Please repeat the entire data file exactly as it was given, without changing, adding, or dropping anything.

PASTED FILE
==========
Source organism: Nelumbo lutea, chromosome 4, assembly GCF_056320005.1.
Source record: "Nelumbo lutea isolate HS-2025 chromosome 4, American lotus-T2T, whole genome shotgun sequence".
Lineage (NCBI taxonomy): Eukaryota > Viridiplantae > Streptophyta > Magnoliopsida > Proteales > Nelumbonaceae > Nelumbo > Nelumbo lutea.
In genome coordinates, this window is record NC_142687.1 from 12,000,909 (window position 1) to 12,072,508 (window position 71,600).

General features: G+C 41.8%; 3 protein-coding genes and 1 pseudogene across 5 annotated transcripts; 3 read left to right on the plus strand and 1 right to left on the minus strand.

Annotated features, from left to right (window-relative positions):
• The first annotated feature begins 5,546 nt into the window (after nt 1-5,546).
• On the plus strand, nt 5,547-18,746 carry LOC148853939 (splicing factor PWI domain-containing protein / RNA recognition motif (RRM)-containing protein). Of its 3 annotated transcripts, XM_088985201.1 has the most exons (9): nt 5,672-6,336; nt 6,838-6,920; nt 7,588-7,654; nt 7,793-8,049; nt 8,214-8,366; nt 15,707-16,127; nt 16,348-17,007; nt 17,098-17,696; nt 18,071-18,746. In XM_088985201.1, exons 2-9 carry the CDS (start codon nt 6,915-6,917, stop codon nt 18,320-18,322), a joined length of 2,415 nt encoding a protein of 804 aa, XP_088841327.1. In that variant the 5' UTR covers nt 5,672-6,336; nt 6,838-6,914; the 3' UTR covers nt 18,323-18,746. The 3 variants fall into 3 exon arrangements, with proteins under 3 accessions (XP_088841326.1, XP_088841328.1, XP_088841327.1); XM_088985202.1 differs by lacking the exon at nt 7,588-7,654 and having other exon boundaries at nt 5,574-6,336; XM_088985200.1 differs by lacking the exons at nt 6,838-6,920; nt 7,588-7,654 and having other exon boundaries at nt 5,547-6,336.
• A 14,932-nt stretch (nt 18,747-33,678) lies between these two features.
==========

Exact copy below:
Source organism: Nelumbo lutea, chromosome 4, assembly GCF_056320005.1.
Source record: "Nelumbo lutea isolate HS-2025 chromosome 4, American lotus-T2T, whole genome shotgun sequence".
Lineage (NCBI taxonomy): Eukaryota > Viridiplantae > Streptophyta > Magnoliopsida > Proteales > Nelumbonaceae > Nelumbo > Nelumbo lutea.
In genome coordinates, this window is record NC_142687.1 from 12,000,909 (window position 1) to 12,072,508 (window position 71,600).

General features: G+C 41.8%; 3 protein-coding genes and 1 pseudogene across 5 annotated transcripts; 3 read left to right on the plus strand and 1 right to left on the minus strand.

Annotated features, from left to right (window-relative positions):
• The first annotated feature begins 5,546 nt into the window (after nt 1-5,546).
• On the plus strand, nt 5,547-18,746 carry LOC148853939 (splicing factor PWI domain-containing protein / RNA recognition motif (RRM)-containing protein). Of its 3 annotated transcripts, XM_088985201.1 has the most exons (9): nt 5,672-6,336; nt 6,838-6,920; nt 7,588-7,654; nt 7,793-8,049; nt 8,214-8,366; nt 15,707-16,127; nt 16,348-17,007; nt 17,098-17,696; nt 18,071-18,746. In XM_088985201.1, exons 2-9 carry the CDS (start codon nt 6,915-6,917, stop codon nt 18,320-18,322), a joined length of 2,415 nt encoding a protein of 804 aa, XP_088841327.1. In that variant the 5' UTR covers nt 5,672-6,336; nt 6,838-6,914; the 3' UTR covers nt 18,323-18,746. The 3 variants fall into 3 exon arrangements, with proteins under 3 accessions (XP_088841326.1, XP_088841328.1, XP_088841327.1); XM_088985202.1 differs by lacking the exon at nt 7,588-7,654 and having other exon boundaries at nt 5,574-6,336; XM_088985200.1 differs by lacking the exons at nt 6,838-6,920; nt 7,588-7,654 and having other exon boundaries at nt 5,547-6,336.
• A 14,932-nt stretch (nt 18,747-33,678) lies between these two features.